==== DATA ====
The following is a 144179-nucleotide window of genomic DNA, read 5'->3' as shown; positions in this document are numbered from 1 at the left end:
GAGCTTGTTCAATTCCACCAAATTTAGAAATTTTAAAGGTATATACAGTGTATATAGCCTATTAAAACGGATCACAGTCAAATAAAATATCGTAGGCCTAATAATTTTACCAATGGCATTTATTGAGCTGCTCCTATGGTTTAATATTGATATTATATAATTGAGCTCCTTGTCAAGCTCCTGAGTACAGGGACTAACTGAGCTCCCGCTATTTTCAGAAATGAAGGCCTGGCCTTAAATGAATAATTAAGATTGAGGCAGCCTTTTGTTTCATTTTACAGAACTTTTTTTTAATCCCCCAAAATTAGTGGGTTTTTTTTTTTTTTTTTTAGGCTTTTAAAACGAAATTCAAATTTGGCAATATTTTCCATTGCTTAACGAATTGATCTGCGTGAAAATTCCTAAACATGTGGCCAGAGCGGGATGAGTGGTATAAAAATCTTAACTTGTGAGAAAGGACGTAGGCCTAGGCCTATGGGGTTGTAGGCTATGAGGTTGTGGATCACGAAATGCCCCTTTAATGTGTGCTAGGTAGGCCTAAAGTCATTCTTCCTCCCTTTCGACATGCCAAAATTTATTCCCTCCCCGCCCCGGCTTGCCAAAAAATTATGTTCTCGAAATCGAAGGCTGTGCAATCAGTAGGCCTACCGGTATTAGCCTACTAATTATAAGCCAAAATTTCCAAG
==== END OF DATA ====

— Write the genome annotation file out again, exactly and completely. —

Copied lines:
The following is a 144179-nucleotide window of genomic DNA, read 5'->3' as shown; positions in this document are numbered from 1 at the left end:
GAGCTTGTTCAATTCCACCAAATTTAGAAATTTTAAAGGTATATACAGTGTATATAGCCTATTAAAACGGATCACAGTCAAATAAAATATCGTAGGCCTAATAATTTTACCAATGGCATTTATTGAGCTGCTCCTATGGTTTAATATTGATATTATATAATTGAGCTCCTTGTCAAGCTCCTGAGTACAGGGACTAACTGAGCTCCCGCTATTTTCAGAAATGAAGGCCTGGCCTTAAATGAATAATTAAGATTGAGGCAGCCTTTTGTTTCATTTTACAGAACTTTTTTTTAATCCCCCAAAATTAGTGGGTTTTTTTTTTTTTTTTTTAGGCTTTTAAAACGAAATTCAAATTTGGCAATATTTTCCATTGCTTAACGAATTGATCTGCGTGAAAATTCCTAAACATGTGGCCAGAGCGGGATGAGTGGTATAAAAATCTTAACTTGTGAGAAAGGACGTAGGCCTAGGCCTATGGGGTTGTAGGCTATGAGGTTGTGGATCACGAAATGCCCCTTTAATGTGTGCTAGGTAGGCCTAAAGTCATTCTTCCTCCCTTTCGACATGCCAAAATTTATTCCCTCCCCGCCCCGGCTTGCCAAAAAATTATGTTCTCGAAATCGAAGGCTGTGCAATCAGTAGGCCTACCGGTATTAGCCTACTAATTATAAGCCAAAATTTCCAAG